A recent Veterans Affairs (VA) study showed no deaths associated with ECT in any VA hospital between 1999 and 2010.19 Based on the number of treatments given, the authors estimate the mortality rate associated with ECT as less than 1 death per 73,440 treatments, with the most common adverse events reported being injury to the mouth (including dental and tongue injury) and problems related to paralysis.19

Treatment Course

One question that frequently arises with ECT concerns the number of sessions that are required. A standard answer might be 6 to 12 treatments in an “index” acute course administered 2 to 3 times weekly until the patient remits, defined by a rating scale score using a clinician or patient self-rated instrument validated for this purpose.20,21 The use of such measures ensures that patient and provider are cognizant of gradual improvements, which often lag behind global assessments prejudiced by depressive cognitive bias. Speed of response is variable, with some patients noting rapid cessation of suicide ideation or achieving full remission within a few treatments. Longer treatment courses are generally expected to achieve meaningful improvements in symptoms of schizophrenia.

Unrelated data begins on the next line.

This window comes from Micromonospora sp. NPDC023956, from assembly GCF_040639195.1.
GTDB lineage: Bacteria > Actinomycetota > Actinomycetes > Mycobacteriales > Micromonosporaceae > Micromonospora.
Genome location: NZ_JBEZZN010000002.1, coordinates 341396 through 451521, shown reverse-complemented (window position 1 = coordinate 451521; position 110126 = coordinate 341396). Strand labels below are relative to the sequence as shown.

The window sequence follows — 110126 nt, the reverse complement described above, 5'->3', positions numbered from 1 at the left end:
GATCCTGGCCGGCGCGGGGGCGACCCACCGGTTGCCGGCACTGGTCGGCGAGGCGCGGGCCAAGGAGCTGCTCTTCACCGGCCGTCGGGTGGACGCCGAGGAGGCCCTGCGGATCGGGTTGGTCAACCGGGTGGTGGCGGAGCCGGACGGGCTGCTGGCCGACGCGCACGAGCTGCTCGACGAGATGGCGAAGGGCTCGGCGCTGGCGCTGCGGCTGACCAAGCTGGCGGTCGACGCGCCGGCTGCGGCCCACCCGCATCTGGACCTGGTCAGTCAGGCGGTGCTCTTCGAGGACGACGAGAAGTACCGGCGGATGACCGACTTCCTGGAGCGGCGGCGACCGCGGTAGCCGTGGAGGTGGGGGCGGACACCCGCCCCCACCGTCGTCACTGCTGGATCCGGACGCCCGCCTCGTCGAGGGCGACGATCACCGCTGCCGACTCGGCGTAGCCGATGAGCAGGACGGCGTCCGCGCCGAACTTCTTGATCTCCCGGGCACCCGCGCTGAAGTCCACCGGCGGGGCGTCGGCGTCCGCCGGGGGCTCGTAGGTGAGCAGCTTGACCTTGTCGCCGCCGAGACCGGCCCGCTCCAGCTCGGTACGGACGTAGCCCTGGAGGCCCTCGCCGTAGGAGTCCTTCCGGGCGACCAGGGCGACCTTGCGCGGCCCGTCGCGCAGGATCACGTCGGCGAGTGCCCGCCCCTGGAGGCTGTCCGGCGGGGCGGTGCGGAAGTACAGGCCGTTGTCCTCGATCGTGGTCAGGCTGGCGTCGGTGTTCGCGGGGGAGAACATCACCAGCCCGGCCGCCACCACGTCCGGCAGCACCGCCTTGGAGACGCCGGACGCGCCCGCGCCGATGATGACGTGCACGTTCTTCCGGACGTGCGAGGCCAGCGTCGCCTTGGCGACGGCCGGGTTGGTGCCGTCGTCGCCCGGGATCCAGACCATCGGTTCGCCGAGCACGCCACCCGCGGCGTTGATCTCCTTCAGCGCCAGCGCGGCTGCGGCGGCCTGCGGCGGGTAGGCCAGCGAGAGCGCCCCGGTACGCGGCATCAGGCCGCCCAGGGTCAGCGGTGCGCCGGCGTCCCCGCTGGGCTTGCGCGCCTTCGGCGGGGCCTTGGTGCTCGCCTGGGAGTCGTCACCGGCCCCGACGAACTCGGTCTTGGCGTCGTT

Dosing

One might ask why not optimize treatment by using the highest dosage from the outset of treatment? Like drug treatment, ECT is associated with dose-dependent cognitive side effects, such as postictal impairments in attention, concentration, and deficits in autobiographical memory. These develop during the course of treatment but can often be mitigated by a step-wise approach. Many practitioners have adopted a method of dose titration, thereby identifying an individualized seizure threshold defined by the lowest electrical charge required to initiate a seizure in a particular patient. This forms the basis for dosing subsequent treatment. Typically, bitemporal (BT) and bifrontal (BF) treatment is delivered at 1.5 to 2 times the seizure threshold, whereas right unilateral (RUL) treatment requires 4 to 6 times the seizure threshold to achieve a positive treatment outcome.22

Electrode Placement and Stimulus Characteristics